Wednesday, November 16, 2011

Tradition: Bonfire

According to the 1947 Corps of Cadets Handbook, Bonfire at Texas A&M University represented the “undying flame of love that every loyal Aggie carries in his heart for the school”, as well as the students’ “burning desire to beat the hell outta TU”. (TU, or Texas University, is a derogatory term referring to the University of Texas.)

The long-standing tradition of Bonfire began on November 18th, 1907 as a burning pile wood and trash meant to welcome the recently-victorious TAMU football team back to town. (I might prefer a “Congratulations!” banner, rather than a smelly pile of burning garbage, as a welcome home present, but that’s just me…) Within a decade Bonfire developed into an annual and much-loved tradition, always burning the night before the TAMU vs. TU football game.

In 1936, Bonfire became a school-sponsored event (TAMU started providing equipment and designating locations for tree removal after farmers complained about their equipment, trees, and even barns “disappearing” in the days leading up to Bonfire), and in 1942, students “upgraded” Bonfire from a pile of wood/debris to a teepee-style structure. This adjustment allowed students to grow Bonfire from around 25 feet to an impressive 109 feet in 1969. The 1969 Bonfire was the largest bonfire ever constructed and earned itself a place in the 1970 Guiness Book of World Records.

In 1978, Bonfire upgraded again, this time from its teepee design to the wedding cake (tiered) design associated with Bonfire today. The structure was built around a central pole, and upper stacks of logs were wedged on top of lower stacks of logs.

Impressive, right?

Members of the Corps built Bonfire until 1965, when serving on the Bonfire leadership team was made available to the general student population. In the years that followed, an elaborate organizational leadership system, led by nine seniors and nine juniors known as “redpots” (they wore red hats), was created. Interestingly, no official documentation associated with the design and building of Bonfire was kept; senior leadership passed their knowledge to junior leadership orally, and when juniors became seniors, they did the same with the new junior leadership.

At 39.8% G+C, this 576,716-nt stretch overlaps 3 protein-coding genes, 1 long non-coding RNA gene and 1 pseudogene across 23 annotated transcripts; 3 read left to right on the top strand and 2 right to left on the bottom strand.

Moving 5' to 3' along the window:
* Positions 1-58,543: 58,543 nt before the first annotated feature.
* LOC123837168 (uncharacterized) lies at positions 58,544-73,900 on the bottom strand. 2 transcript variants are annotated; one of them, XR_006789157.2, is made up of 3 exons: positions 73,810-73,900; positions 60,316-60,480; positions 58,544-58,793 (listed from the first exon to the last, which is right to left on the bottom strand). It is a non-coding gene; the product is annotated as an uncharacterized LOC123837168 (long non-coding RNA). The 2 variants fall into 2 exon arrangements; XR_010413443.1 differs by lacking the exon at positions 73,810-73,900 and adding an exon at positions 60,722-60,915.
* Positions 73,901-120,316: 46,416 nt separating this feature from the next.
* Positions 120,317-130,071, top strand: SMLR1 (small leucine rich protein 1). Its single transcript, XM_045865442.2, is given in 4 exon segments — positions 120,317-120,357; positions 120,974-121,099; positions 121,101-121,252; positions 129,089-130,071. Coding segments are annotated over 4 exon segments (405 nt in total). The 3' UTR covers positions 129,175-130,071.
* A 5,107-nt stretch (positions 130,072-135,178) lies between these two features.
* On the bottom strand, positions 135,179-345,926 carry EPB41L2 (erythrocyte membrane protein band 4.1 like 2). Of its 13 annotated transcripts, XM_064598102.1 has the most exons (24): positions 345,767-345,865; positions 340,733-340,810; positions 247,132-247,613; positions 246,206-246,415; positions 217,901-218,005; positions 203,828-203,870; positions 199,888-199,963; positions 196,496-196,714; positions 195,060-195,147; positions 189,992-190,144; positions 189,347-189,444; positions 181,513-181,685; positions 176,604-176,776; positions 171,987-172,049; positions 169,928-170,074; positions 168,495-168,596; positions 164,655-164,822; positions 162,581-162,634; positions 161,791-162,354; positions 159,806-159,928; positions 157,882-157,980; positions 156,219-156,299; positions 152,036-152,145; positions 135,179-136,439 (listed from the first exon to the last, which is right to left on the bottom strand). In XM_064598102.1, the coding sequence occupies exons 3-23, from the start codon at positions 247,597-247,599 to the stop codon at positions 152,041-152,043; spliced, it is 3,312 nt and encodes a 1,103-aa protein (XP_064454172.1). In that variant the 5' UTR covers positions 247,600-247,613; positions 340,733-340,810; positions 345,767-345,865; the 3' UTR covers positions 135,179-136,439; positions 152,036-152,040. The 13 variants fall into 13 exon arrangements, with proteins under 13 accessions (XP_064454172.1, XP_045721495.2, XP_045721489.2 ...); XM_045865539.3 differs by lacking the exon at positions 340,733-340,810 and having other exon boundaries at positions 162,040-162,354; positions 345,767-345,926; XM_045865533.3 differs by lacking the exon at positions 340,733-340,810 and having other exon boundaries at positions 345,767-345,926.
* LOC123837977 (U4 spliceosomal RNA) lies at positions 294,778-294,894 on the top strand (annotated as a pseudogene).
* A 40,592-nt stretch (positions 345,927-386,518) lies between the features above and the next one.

Note: Texas Governer Rick Perry, in addition to being a Yell Leader, was also a redpot.

In 1991, Aggie Replant – an environmentally-focused service day, during which students plant trees to replace the ones cut down for Bonfire – began, and the tradition continues today.

As I mentioned above, Bonfire has roots in and ties to the rivalry between TAMU and TU. Over the years, TU attempted to the destroy Bonfire mid-build or light Bonfire before its official lighting multiple times. Planes dropped fire bombs on the site, remote control vehicles carrying explosives were driven into the structure, and actual bombs were launched from afar. One year, a plane carrying explosives intended for Bonfire had to make an emergency/crash landing at the College Station airport; the next year the wooden parts of the plane found themselves in Bonfire. ☺

Most of what has been written about Bonfire at least mentions the safety precautions taken during Bonfire builds and burns. Nearby campus buildings were equipped with rooftop sprinkler systems. Only 70 students were allowed to work on the stack (and by on the stack I mean ON the stack, many stories up in the air, placing and securing logs) at one time, and only students were had been safety-trained could work at the burn site and on the stack. Additionally, both EMTs and volunteer professionals (engineers, machine operators, etc.) were onsite at all times.

Since it’s inception in 1907, Bonfire did not burn just twice. The first was in 1963, when Bonfire leadership made the difficult decision to completely dismantle the already-assembled Bonfire to honor President John F. Kennedy after his assassination. Head Yell Leader at the time, Mike Marlowe, was quoted as saying, “It is the most we have and the least we can give.” The second was in 1999, 92 years to the day of the first Bonfire, when the stack collapsed at 2:42am, tragically killing 12 Aggies (11 students and one alumni) and injuring 27 others.

After the terrible accident in 1999, Bonfire ceased until 2002, when a student-sponsored coalition constructed an unsanctioned, off-campus student bonfire called the Unity Project. In the 2003 the Unity Project was renamed “Student Bonfire”, and this alternative to the original Bonfire still burns annually during the week before the TAMU vs. TU football game. This year the Student Bonfire will burn on my birthday, and I'm pretty sure checking out this feat of engineering and representation of the Aggie Spirit is what I'd like to do that evening.

A powerful memorial was build on the site of the 1999 accident, and on Friday - which is November 18th and the 12th anniversary of the collapse - I will share my experience of and photos from visiting the memorial a few months ago.

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